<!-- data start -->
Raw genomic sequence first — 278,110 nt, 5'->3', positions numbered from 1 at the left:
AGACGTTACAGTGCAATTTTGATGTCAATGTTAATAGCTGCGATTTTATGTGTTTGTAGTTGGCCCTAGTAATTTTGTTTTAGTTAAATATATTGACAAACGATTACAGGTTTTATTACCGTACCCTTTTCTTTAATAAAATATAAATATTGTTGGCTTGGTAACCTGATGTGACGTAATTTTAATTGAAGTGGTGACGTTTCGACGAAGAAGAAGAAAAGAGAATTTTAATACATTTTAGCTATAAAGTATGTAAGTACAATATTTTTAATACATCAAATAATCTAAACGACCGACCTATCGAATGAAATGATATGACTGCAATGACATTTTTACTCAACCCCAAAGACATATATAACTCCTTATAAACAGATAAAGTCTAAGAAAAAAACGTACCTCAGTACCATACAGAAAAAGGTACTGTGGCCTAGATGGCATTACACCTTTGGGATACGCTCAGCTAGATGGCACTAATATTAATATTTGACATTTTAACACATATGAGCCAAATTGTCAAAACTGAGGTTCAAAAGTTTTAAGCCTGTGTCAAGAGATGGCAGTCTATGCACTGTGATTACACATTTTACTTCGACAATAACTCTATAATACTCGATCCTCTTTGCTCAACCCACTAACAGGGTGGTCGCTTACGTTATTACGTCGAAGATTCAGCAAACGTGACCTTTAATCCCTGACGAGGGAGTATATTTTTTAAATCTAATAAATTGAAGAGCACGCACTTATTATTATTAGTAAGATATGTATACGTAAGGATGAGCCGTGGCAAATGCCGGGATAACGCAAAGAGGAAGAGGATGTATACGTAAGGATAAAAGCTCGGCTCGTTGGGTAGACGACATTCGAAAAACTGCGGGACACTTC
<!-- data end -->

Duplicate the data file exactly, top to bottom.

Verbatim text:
Raw genomic sequence first — 278,110 nt, 5'->3', positions numbered from 1 at the left:
AGACGTTACAGTGCAATTTTGATGTCAATGTTAATAGCTGCGATTTTATGTGTTTGTAGTTGGCCCTAGTAATTTTGTTTTAGTTAAATATATTGACAAACGATTACAGGTTTTATTACCGTACCCTTTTCTTTAATAAAATATAAATATTGTTGGCTTGGTAACCTGATGTGACGTAATTTTAATTGAAGTGGTGACGTTTCGACGAAGAAGAAGAAAAGAGAATTTTAATACATTTTAGCTATAAAGTATGTAAGTACAATATTTTTAATACATCAAATAATCTAAACGACCGACCTATCGAATGAAATGATATGACTGCAATGACATTTTTACTCAACCCCAAAGACATATATAACTCCTTATAAACAGATAAAGTCTAAGAAAAAAACGTACCTCAGTACCATACAGAAAAAGGTACTGTGGCCTAGATGGCATTACACCTTTGGGATACGCTCAGCTAGATGGCACTAATATTAATATTTGACATTTTAACACATATGAGCCAAATTGTCAAAACTGAGGTTCAAAAGTTTTAAGCCTGTGTCAAGAGATGGCAGTCTATGCACTGTGATTACACATTTTACTTCGACAATAACTCTATAATACTCGATCCTCTTTGCTCAACCCACTAACAGGGTGGTCGCTTACGTTATTACGTCGAAGATTCAGCAAACGTGACCTTTAATCCCTGACGAGGGAGTATATTTTTTAAATCTAATAAATTGAAGAGCACGCACTTATTATTATTAGTAAGATATGTATACGTAAGGATGAGCCGTGGCAAATGCCGGGATAACGCAAAGAGGAAGAGGATGTATACGTAAGGATAAAAGCTCGGCTCGTTGGGTAGACGACATTCGAAAAACTGCGGGACACTTC